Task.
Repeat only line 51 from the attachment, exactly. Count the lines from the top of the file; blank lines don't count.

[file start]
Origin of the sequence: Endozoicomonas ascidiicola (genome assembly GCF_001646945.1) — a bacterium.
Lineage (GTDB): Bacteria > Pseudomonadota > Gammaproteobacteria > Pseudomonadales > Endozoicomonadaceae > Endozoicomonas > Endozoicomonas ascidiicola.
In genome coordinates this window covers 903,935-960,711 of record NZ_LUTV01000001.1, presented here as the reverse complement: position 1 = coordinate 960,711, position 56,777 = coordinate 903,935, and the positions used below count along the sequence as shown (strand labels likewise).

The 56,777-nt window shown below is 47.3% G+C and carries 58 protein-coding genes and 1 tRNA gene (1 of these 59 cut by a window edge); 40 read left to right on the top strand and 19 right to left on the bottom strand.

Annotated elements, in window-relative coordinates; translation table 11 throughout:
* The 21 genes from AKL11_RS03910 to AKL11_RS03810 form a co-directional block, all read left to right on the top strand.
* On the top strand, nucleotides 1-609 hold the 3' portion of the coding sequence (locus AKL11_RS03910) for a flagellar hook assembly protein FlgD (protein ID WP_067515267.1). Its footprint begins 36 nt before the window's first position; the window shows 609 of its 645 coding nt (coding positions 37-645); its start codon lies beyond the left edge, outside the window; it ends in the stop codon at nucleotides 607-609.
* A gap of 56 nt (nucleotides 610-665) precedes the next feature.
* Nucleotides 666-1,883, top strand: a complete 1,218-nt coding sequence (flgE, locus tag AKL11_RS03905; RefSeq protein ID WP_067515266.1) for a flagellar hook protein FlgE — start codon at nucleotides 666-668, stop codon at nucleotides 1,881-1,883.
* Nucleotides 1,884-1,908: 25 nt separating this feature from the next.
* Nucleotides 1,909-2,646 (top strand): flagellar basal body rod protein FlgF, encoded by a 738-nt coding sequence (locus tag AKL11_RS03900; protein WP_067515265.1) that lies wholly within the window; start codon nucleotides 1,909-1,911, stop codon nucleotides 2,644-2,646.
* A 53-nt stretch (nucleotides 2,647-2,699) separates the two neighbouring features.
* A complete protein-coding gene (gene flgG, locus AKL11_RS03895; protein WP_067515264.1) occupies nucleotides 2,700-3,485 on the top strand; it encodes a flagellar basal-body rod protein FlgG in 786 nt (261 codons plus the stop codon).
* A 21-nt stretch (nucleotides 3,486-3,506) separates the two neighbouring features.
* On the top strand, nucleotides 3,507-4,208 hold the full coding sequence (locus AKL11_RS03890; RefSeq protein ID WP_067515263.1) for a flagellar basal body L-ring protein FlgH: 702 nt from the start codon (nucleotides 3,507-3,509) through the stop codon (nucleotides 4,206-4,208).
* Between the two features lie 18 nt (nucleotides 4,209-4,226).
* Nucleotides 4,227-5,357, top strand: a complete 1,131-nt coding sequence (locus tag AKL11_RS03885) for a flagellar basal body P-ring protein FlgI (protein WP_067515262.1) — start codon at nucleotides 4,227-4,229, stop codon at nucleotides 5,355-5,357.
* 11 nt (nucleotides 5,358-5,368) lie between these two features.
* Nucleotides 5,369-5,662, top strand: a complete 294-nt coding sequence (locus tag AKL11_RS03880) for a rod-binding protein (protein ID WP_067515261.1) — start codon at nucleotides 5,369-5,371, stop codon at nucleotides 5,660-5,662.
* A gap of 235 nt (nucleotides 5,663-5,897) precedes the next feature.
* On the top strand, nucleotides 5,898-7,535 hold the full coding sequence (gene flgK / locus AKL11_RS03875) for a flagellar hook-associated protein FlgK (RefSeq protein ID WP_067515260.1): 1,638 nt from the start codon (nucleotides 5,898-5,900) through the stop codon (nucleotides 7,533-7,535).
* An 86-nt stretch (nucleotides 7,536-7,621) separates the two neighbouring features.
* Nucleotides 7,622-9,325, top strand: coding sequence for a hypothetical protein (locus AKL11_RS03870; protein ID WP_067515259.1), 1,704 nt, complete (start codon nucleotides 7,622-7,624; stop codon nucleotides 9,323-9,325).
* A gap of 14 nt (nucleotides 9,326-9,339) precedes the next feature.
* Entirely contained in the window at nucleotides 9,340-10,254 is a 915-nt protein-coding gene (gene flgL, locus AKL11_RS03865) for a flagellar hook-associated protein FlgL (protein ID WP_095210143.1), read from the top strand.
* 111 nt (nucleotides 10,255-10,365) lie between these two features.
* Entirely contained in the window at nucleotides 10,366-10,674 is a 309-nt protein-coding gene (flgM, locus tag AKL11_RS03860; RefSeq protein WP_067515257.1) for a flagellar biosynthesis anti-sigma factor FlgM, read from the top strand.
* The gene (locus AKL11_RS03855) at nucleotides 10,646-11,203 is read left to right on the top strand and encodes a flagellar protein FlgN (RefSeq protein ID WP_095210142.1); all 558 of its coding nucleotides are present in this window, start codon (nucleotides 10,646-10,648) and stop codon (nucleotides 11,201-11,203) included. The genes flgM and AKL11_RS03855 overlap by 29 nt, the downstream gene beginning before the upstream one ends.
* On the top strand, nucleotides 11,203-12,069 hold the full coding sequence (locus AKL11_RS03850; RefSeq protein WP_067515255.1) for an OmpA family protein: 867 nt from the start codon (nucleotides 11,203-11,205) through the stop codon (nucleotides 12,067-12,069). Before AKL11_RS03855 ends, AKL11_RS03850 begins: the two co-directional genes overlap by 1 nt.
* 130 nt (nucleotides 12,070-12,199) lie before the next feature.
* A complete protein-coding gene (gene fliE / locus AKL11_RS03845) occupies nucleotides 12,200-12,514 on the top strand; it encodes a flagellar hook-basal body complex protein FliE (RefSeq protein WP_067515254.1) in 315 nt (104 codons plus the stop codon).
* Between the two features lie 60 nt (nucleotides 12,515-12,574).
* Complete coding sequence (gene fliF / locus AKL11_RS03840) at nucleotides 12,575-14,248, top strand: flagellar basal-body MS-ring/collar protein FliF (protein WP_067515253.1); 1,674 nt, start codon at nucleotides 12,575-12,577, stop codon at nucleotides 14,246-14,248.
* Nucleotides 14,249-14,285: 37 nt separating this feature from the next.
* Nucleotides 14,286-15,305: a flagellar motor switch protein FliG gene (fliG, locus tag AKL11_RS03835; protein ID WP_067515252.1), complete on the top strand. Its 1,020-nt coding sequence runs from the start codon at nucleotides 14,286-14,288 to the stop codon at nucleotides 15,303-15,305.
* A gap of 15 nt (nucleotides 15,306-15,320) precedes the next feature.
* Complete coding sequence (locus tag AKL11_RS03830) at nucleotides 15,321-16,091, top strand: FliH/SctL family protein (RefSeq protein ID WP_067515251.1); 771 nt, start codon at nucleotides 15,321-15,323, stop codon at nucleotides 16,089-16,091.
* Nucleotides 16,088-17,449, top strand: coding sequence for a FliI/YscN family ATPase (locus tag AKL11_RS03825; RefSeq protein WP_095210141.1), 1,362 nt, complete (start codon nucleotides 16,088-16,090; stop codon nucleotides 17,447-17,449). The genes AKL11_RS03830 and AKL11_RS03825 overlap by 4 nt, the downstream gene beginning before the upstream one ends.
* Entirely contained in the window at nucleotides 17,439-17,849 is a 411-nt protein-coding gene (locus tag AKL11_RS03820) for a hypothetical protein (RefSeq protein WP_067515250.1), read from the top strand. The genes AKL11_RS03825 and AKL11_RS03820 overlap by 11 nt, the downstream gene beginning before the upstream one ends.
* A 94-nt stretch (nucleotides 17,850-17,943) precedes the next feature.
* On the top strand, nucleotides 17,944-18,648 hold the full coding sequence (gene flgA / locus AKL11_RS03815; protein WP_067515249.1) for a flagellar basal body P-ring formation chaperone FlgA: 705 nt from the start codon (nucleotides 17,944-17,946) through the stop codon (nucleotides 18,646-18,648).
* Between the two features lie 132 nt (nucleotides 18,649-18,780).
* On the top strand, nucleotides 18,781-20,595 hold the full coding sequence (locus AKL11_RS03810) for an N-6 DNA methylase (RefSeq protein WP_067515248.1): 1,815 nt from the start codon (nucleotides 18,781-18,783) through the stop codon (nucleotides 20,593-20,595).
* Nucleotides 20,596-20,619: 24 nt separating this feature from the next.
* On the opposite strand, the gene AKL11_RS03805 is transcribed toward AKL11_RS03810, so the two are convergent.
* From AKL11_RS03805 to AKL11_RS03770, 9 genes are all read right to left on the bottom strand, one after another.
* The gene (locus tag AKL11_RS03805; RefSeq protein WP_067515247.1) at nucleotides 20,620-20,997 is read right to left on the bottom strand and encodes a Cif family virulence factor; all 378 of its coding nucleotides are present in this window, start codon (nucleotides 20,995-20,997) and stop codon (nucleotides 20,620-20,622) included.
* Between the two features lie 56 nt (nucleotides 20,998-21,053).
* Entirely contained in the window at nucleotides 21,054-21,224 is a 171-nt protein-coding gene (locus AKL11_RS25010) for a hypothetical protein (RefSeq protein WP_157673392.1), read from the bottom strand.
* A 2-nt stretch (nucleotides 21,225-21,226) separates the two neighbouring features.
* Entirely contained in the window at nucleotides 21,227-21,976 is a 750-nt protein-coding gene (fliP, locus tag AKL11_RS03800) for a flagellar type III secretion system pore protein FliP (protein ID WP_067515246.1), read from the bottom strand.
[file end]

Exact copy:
* Entirely contained in the window at nucleotides 21,227-21,976 is a 750-nt protein-coding gene (fliP, locus tag AKL11_RS03800) for a flagellar type III secretion system pore protein FliP (protein ID WP_067515246.1), read from the bottom strand.